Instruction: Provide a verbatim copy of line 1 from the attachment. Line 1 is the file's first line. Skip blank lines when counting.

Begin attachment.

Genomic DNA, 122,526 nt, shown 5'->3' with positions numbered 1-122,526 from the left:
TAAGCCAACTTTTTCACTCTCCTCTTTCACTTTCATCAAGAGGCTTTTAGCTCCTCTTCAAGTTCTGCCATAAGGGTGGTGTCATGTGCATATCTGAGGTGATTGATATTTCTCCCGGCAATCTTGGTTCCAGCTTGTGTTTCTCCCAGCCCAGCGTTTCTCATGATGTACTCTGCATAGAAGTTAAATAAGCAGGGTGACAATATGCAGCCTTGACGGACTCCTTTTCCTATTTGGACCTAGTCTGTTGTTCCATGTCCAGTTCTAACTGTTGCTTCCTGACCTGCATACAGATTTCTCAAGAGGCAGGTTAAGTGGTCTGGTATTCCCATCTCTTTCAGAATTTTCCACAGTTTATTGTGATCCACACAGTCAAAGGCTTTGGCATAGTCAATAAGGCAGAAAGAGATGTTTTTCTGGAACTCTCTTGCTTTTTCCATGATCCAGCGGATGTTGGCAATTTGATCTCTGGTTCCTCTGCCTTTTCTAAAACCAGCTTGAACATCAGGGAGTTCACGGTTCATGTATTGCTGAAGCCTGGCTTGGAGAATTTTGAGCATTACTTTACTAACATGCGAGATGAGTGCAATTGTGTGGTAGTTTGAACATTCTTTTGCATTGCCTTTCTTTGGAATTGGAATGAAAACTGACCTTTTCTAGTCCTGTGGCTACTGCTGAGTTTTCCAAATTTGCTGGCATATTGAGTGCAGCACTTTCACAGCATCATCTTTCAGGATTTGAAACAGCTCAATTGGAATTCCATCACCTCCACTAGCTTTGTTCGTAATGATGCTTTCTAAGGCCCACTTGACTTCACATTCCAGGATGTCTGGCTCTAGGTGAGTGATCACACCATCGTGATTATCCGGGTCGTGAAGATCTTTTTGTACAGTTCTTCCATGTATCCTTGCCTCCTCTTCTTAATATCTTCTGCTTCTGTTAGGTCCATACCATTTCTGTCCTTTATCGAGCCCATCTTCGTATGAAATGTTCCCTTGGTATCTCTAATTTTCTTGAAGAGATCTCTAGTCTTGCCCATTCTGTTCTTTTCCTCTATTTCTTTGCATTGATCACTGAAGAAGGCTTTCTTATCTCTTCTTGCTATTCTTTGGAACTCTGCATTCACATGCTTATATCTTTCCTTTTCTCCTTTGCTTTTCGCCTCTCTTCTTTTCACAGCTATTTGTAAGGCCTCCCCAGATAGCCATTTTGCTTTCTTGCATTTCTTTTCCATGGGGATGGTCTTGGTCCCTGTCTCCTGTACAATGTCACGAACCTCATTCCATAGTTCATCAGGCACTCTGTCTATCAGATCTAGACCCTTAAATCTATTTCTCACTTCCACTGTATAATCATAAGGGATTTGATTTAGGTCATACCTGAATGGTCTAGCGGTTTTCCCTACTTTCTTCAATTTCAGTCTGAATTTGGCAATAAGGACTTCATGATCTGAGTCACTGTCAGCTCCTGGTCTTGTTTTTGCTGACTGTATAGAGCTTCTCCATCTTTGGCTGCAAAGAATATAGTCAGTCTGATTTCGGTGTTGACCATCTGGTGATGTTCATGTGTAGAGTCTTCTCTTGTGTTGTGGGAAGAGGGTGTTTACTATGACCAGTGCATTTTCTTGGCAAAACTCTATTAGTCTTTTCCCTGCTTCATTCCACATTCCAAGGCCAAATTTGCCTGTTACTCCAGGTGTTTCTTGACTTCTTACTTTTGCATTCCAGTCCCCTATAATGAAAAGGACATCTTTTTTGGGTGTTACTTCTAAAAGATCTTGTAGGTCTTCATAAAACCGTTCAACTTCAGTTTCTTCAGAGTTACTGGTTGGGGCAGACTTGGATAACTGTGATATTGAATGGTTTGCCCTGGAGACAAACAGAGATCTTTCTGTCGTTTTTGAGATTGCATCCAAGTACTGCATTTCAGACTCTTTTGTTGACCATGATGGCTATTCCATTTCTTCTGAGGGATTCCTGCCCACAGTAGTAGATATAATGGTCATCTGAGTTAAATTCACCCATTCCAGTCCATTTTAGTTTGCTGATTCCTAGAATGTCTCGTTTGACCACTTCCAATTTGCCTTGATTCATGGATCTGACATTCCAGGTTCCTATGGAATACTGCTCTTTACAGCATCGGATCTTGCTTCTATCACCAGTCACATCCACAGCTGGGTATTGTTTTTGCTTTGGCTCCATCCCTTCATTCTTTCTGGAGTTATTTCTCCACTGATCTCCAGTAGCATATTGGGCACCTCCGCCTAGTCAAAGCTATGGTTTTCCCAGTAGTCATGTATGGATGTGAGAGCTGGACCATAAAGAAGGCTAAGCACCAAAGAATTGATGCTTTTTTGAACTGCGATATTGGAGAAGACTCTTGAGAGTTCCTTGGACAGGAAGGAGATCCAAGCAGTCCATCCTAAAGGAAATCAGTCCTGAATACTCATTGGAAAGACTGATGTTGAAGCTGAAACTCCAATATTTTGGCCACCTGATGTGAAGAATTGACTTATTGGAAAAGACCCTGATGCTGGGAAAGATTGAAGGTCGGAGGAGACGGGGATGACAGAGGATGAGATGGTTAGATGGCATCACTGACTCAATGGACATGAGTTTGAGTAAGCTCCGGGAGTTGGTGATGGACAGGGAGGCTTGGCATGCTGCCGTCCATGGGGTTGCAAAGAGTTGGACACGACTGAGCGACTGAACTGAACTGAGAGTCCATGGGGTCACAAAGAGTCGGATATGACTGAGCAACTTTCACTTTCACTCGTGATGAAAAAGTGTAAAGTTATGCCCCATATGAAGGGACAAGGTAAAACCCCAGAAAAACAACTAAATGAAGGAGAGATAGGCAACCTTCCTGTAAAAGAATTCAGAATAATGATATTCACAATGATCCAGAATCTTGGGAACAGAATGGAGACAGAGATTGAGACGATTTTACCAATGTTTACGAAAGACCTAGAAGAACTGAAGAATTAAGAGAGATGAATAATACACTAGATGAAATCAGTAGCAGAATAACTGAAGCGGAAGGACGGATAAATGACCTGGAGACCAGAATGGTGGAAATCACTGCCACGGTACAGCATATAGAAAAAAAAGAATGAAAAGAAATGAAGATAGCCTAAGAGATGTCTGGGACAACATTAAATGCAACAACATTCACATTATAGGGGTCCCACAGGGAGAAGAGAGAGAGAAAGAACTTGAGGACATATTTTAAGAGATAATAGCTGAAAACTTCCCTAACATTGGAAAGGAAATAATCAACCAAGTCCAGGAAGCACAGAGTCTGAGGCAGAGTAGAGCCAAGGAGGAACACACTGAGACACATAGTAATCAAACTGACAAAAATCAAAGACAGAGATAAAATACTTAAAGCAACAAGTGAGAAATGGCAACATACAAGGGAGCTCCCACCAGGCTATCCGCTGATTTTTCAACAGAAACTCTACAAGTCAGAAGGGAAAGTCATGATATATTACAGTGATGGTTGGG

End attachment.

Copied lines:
Genomic DNA, 122,526 nt, shown 5'->3' with positions numbered 1-122,526 from the left: